Port Wine


Port is a sweet fortified wine from the Douro River valley in Portugal. It generally comes in two varieties:

Wood Port or Tawny Port (barrel aged) are aged using the oxidative process for a minimum of seven years in wooden barrels. Examples are Tawny, Colheita, and Garrafeira.

Vintage Port or Ruby Port (bottle aged) are aged using the reductive process for three to five years in concrete or stainless-steel containers. Examples are Ruby, Pink, white and LBV or Late Bottled Vintage

Port holds up very well to aging and can easily be stored in a wine cellar for decades.

It is worth noting that "the" classic port pairing is Vintage Port with Stilton cheese for dessert or after dinner. If your Vintage Port is in short supply, this pairing works beautifully with any ruby port.


Other names: Ruby Port, Porto, Port, Tawny Port
Translations: ポートワイン, Portveinas, ميناء النبيذ, Vin de Porto, Vin de Porto, Port vino, Порт вина, יין פורט, Portvin, Port, 포트 와인, पोर्ट वाइन, Vi de Porto, Vinho do Porto, 鲜红, Portvin, Portviini, Vino de Oporto, Портвайн

Physical Description

Port wine has a high alcohol content ranging between 19 - 22% by volume. Its color and sweetness vary according to the different types of port.

Barrel-aged ports have a mellow to golden brown color and a sweet "nutty" flavor.

Bottle-aged ports have a clear to dark ruby colour

Colors: golden brown, dark ruby

Tasting Notes

Flavors: sweet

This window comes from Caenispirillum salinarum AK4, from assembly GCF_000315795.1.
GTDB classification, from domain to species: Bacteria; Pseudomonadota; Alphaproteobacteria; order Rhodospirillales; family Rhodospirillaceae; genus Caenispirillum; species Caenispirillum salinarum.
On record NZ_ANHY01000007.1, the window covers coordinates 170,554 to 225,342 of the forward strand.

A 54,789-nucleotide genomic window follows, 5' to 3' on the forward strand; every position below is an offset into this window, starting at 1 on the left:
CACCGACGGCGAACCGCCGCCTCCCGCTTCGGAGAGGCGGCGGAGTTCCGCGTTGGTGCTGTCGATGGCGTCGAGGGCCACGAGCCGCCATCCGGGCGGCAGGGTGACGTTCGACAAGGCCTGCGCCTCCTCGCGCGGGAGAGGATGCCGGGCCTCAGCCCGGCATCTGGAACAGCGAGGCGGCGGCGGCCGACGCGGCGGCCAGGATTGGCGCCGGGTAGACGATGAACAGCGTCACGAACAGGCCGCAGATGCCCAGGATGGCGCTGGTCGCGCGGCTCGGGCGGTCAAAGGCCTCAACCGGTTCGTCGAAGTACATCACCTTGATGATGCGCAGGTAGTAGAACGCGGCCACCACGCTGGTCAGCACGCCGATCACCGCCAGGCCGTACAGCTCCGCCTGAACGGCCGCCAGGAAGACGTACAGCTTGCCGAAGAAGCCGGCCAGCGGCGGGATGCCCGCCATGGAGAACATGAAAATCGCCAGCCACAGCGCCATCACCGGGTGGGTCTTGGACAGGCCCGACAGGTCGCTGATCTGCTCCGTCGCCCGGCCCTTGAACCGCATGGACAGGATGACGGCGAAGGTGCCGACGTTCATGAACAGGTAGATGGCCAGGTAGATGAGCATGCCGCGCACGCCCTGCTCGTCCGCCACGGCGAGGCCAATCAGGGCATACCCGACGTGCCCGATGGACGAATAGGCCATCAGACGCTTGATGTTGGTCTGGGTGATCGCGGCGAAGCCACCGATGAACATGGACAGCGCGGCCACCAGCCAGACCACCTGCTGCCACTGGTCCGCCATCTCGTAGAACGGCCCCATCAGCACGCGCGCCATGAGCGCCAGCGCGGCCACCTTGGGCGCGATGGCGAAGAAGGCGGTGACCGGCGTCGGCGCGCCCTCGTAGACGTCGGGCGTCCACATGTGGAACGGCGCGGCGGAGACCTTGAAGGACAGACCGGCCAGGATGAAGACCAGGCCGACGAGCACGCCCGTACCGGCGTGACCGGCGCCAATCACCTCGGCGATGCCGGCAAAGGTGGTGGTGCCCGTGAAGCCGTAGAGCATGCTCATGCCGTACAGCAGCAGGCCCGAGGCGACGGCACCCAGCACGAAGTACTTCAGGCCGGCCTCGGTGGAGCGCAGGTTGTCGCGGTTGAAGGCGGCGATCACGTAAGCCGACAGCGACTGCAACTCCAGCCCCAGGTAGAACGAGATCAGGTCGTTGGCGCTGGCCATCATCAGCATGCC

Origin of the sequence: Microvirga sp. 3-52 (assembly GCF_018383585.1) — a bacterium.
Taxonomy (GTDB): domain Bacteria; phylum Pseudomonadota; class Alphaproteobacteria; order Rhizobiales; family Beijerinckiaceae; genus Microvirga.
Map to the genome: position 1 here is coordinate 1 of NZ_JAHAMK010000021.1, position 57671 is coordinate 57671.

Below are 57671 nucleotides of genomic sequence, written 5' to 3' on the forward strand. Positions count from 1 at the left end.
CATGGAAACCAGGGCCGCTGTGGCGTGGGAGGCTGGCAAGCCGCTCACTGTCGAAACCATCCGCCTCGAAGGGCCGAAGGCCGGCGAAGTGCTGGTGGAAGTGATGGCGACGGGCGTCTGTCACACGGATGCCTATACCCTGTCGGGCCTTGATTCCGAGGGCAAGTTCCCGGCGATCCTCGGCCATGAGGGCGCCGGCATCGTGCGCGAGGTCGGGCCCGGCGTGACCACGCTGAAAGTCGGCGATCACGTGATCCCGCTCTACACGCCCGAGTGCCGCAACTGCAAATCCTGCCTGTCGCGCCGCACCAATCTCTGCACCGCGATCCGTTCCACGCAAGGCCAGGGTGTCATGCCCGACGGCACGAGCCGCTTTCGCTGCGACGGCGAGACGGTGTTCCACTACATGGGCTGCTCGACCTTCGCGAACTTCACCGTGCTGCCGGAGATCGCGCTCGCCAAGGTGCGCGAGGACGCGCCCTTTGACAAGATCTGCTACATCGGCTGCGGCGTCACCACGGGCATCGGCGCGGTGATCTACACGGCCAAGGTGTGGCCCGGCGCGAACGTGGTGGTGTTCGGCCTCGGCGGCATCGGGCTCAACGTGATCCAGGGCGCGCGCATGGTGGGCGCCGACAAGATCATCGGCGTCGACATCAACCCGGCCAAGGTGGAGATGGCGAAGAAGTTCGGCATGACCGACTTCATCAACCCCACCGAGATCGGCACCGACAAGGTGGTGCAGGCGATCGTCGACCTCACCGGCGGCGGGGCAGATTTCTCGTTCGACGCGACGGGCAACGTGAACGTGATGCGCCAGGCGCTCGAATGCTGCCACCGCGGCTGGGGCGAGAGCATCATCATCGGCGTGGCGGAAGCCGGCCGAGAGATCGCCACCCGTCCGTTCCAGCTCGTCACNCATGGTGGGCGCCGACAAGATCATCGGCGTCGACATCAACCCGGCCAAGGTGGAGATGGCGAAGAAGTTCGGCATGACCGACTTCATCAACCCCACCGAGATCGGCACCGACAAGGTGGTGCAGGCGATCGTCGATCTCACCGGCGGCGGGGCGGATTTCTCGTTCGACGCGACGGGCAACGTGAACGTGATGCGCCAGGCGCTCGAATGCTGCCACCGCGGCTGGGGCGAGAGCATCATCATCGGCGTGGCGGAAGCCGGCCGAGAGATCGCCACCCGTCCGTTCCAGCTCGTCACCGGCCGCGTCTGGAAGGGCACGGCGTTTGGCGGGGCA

Mouthfeel: Dry, Smooth, Rich
Food complements: Oreos, Cheesecake, Stilton cheese, Chocolate, Nuts and nut-based dessert
Wine complements: Red wine
Substitutes: Sweet wine, Red wine blend, Grape juice

Selecting and Buying

Seasonality: january, february, march, april, may, june, july, august, september, opctober, november, december
Choosing: There are different types of port whose quality and complexity vary according to the time it spent aging and the grapes used. Ruby port is considered the least expensive and the most basic of port wines. Tawny is a good starter port for the novice. It has a dry, nutty, sweet flavor.
Buying: Port is available at all wine shops, liquor stores and grocers that sell wine.

Preparation and Use

Port should be served around 65 degrees in a standard port glass

Conserving and Storing

An unopened bottle should be stored in a cool, dry place away from sunlight.


History: Port wine though typically associated with Portugal, really owes at least part of its invention to England as a direct by-product of battling France. The English boycotted French wine in the late 17th century as a result of war and began buying their wine from Portugal. The Brits started adding a bit of brandy to the still wine to help sustain it during the voyage back to England. This brandy addition, served to give the still wine the fortitude to make the long trip on a rocking boat, but it also made the wine considerably sweeter to boot. Ports have a reputation for being higher in alcohol, noticeably sweeter, with more body and palate density than other still wines.



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